September 8, 2010 at 9:52 pm

  4. I have a question about the images size parameter that can be passed in. In the docs it says I need to use one of these images sizes. http://code.google.com/appengine/docs/python/images/functions.html#imgsize

    But on your example I can pass in any size into the url?

    John Turner

    September 9, 2010 at 7:07 am

  5. Is there a way to query for existing blobstore images? Also, am I being billed for the all the blobs in the store? Since there has to be a two step process to upload photos, and if something happens (say doesn’t fill in a form correctly) then the blob is uploaded and can easily be “lost”.

    Mike!

    Mike Ensor

    September 28, 2010 at 2:20 pm

  6. I know its late, but in response to the previous comment: my app throws IllegalStateExceptons with Invalid crop size or Invalid resize messages if I choose anything except the listed sizes, so it’s best to stick to them :)

    Ben Bedwell

    November 8, 2010 at 1:07 pm

  7. Hey,
    First, thanks for the excellent tutorial! It has really helped me out.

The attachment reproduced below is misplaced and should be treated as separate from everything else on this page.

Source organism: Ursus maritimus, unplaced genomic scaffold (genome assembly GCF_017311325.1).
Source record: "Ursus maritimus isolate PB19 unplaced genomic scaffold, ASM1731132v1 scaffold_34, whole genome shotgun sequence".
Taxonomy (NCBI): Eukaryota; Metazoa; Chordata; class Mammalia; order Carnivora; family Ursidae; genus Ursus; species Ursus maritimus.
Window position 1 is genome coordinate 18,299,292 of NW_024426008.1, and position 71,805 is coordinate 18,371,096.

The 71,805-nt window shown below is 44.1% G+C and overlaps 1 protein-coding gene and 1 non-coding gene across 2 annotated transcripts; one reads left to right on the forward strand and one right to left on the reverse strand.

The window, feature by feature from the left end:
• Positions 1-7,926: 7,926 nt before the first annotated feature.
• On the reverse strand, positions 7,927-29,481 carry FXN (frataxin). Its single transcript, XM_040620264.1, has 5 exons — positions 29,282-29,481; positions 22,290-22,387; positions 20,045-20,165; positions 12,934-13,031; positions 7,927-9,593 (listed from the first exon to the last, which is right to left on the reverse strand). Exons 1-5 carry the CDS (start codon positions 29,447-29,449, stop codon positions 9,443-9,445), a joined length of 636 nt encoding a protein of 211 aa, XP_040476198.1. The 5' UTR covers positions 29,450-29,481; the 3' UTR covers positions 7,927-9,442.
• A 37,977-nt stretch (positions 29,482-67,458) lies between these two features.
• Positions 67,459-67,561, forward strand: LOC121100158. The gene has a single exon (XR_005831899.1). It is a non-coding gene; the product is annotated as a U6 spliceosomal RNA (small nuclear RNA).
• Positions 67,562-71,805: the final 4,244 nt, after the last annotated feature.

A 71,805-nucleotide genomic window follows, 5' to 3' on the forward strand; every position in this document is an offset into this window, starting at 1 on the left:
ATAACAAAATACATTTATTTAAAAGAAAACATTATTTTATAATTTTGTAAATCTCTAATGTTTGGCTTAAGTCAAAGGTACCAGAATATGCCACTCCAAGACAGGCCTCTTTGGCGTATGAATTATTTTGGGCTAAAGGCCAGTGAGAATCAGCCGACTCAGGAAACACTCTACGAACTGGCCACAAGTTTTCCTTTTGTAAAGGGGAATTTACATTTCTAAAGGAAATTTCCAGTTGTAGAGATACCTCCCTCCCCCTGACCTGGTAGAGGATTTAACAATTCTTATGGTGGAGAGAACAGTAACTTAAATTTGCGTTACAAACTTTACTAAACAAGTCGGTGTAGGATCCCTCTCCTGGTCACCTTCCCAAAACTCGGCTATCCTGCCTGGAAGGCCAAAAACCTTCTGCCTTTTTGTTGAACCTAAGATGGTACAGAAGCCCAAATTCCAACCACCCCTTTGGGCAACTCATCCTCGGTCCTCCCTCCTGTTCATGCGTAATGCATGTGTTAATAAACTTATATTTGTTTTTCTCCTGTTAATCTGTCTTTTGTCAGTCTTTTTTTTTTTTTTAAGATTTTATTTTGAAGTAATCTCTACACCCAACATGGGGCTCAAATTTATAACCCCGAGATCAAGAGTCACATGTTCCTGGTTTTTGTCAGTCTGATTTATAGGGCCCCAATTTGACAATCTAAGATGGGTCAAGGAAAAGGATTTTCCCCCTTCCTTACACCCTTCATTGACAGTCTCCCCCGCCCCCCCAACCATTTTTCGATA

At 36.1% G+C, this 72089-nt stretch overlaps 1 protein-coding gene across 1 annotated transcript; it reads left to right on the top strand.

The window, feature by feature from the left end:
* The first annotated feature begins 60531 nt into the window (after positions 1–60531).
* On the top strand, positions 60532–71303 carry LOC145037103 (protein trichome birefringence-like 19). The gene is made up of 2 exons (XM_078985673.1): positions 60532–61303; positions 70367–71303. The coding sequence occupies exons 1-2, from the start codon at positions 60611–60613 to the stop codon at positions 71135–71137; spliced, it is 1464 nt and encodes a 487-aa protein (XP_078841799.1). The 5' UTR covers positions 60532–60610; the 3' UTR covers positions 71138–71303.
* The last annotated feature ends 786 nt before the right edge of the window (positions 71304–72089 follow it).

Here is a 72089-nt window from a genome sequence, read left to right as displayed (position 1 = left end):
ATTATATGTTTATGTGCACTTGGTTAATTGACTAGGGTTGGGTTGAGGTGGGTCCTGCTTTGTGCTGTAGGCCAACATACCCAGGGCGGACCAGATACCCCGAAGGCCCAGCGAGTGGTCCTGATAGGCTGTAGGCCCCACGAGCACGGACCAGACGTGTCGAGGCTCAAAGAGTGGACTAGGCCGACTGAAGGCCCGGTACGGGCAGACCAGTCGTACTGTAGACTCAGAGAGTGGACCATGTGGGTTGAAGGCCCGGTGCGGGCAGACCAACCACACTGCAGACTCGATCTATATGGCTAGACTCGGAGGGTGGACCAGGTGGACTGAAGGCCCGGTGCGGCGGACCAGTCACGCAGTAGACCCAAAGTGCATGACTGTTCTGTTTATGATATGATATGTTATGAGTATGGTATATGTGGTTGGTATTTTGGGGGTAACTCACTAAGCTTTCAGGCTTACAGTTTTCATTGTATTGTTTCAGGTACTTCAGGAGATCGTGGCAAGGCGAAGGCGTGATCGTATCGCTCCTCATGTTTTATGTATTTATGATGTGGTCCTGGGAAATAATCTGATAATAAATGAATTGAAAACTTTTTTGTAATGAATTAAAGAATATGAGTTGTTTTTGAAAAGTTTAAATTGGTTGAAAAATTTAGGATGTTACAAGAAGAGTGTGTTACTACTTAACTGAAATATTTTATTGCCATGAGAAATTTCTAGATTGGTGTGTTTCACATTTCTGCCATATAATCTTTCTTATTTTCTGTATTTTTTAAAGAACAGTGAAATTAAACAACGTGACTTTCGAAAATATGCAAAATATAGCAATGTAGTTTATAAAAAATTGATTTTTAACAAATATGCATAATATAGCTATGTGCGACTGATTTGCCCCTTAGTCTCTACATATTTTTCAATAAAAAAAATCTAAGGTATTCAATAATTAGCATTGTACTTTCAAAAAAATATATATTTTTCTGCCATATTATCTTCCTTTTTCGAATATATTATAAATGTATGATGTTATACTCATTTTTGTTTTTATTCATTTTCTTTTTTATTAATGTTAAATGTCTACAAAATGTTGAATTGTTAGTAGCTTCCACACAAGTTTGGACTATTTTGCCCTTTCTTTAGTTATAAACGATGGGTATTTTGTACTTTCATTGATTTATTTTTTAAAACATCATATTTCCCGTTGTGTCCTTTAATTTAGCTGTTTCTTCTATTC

I just have a quick question that maybe you can answer. When I upload a blob locally in the devserver in eclipse using your instructions everything works fine and it returns a URL for the image. The problem is that the URL that it returns points to an invalid place so I can’t see the image pop-up after the upload. The URL looks like this:
    http://0.0.0.0:8888/_ah/img/5P8xUTZuqXdKEuthotEgnw
    I think it may just be an eclipse setup mistake that I have but I am completely at a loss!

    Thanks for the help!

    Miguel

    November 17, 2010 at 5:27 pm

  8. Actually I just realized that the problem is that the server IP that the datastore generates is not the same as the devserver’s IP sunning in Eclipse. I just had to manually re-do the IP. I put a patch on it for the devserver which I will remove for the production version. Just thought that might help someone :)

    Miguel

    November 17, 2010 at 5:39 pm

  9. Thanks for the enlightening and very useful post. I’m not very experienced in the gae datastore, so perhaps I’m missing something, but don’t you need to delete the related blob when deleting the image in UserImageServiceImpl?